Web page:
As a new parent, you're probably all too familiar with the sudden urge to Google every last thing about your baby's health. And let's be honest, there are few things more unsettling than seeing your little one vomit. But fear not! We've done the research (and so should you) to help alleviate some of that parental anxiety and answer the age-old question: "Why does my baby vomit?"
What is vomiting?
Before we dive into potential reasons why babies might toss their cookies, let's first establish what exactly is happening when they vomit.
Vomiting (also known as emesis by us fancy medical types) is the act of forcefully expelling stomach contents through the mouth and sometimes nose. This can occur for a variety of reasons ranging from something as simple as overfeeding to something more serious like an infection or blockage.
How does vomiting work?
If you're anything like us, then throwing up isn't exactly on your list of favorite activities (shocking). So how do our bodies manage to make this unappealing task happen?
Well buckle in, because it involves quite a bit of coordination between various organs and muscles. When triggered by signals from either our brain or gastrointestinal tract (sometimes both!), our diaphragm will contract while sphincters around our stomach relax. All this motion creates enough force for food and gastric juice contents to make their way back up where they came from (yum).
Reasons why babies vomit
Now that we have a working understanding of what vomiting actually entails, let's take a look at some possible reasons behind why it might happen specifically in infants:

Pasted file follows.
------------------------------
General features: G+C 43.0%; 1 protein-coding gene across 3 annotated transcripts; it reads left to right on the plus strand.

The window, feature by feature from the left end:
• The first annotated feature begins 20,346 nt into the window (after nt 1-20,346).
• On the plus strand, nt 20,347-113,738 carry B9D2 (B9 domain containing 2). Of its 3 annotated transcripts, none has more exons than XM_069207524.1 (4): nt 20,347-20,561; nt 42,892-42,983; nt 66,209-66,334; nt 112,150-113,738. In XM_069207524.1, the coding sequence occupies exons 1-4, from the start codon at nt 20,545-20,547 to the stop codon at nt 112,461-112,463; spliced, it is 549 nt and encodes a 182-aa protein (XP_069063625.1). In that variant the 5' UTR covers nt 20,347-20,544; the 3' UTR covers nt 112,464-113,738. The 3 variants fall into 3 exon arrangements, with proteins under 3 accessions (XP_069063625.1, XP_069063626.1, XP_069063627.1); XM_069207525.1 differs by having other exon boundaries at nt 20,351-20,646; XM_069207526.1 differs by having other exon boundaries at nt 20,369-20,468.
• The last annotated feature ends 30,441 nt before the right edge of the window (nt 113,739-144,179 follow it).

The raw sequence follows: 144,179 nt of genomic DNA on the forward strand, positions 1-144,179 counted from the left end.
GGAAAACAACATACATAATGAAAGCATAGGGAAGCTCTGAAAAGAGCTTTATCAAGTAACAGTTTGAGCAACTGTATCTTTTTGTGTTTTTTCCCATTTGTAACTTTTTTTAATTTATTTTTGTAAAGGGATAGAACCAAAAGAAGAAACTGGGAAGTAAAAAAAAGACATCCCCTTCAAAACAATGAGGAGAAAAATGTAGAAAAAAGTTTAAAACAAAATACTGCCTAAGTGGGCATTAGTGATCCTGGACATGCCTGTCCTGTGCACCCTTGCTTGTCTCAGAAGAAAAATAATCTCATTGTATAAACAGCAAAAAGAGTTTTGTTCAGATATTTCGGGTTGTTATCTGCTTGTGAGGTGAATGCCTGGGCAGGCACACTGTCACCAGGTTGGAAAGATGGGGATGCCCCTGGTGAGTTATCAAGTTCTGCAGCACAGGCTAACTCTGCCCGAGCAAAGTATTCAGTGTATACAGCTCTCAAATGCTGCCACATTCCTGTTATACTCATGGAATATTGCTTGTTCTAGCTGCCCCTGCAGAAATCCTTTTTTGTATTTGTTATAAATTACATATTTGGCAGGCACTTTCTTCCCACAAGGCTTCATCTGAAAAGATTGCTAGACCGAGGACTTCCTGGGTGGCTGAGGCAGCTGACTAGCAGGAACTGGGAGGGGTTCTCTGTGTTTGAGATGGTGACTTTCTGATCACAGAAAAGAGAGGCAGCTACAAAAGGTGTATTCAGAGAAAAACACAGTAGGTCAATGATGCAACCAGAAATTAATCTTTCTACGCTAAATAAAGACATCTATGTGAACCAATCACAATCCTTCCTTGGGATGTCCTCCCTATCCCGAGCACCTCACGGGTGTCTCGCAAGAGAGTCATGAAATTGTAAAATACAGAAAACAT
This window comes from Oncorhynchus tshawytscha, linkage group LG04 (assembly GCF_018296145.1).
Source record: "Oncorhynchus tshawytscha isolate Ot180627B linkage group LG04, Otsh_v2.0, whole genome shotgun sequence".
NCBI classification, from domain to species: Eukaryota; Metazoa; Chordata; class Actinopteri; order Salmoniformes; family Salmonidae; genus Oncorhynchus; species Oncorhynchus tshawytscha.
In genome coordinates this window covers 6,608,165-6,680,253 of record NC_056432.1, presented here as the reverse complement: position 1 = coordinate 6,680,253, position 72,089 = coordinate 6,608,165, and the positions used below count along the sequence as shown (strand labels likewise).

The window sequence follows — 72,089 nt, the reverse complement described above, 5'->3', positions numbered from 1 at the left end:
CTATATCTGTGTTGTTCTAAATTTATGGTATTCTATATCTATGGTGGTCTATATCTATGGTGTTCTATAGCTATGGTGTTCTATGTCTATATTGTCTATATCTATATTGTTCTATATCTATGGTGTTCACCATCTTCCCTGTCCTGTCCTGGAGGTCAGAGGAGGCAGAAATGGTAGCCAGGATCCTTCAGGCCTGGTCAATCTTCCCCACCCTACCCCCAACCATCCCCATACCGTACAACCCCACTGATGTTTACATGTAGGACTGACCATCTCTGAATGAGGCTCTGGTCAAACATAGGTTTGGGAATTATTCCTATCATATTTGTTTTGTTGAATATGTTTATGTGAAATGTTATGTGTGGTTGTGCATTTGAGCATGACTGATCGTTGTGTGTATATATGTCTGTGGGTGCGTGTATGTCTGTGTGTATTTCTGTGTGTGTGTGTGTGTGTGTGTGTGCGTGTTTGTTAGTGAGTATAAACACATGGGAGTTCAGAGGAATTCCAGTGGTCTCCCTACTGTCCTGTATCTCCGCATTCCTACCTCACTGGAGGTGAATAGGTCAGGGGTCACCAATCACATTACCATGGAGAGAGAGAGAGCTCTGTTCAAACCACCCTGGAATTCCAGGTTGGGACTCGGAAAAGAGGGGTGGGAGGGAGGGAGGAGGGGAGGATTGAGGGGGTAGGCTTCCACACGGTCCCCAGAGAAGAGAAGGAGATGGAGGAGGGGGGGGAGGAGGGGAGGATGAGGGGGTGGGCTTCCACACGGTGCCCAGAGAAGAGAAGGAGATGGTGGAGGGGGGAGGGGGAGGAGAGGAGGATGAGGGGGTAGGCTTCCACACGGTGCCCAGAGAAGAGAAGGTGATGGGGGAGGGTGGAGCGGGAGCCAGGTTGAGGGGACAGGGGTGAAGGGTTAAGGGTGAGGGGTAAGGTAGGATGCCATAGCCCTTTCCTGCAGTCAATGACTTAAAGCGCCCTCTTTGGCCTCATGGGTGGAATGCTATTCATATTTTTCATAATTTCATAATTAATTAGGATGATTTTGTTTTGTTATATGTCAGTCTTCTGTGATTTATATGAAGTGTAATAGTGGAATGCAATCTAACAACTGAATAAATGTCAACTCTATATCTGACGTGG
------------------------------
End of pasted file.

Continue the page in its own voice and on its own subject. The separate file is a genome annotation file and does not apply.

Doesn't matter if you're eight weeks old or eighty years old - eating too much in one sitting can lead to nausea and subsequent vomiting. Babies don't yet have the ability to recognize when they're full, so it's up to their caretakers to ensure that feedings are spaced out appropriately and that baby isn't consuming more than they can handle.
Ah, yes. Acid reflux - another experience we wish upon no one (except maybe our worst enemies). Infant acid reflux occurs when stomach contents flow back up into the esophagus due to an underdeveloped lower esophageal sphincter. Symptoms might include spitting up (often soon after eating), coughing, or general fussiness during mealtimes.
GI (gastrointestinal) infections occur when bacteria or viruses (or potentially space aliens) invade the digestive system. In infants, this could present as vomiting along with other symptoms such as diarrhea or a fever. These types of infections can be caused by unsafe food preparation practices or poor hygiene (looking at you weird uncle who never washes his hands before holding the baby).
Food allergies/lactose intolerance
Just like adults, babies can develop food intolerances/allergies. Certain proteins found in dairy products for example may trigger an immune response leading to vomiting and/or other gastrointestinal symptoms (not fun).
When should I call a doctor?
While occasional vomiting is certainly unsettling, there are situations where medical intervention is necessary. Call your pediatrician if:
- The vomit contains bile (yellow/green-colored)
- Your little one appears dehydrated
- They haven't had a wet diaper in 6+ hours
- Vomiting lasts longer than 24 hours
Keep in mind that young babies often spit up without any underlying cause; however it never hurts to err on the side of caution!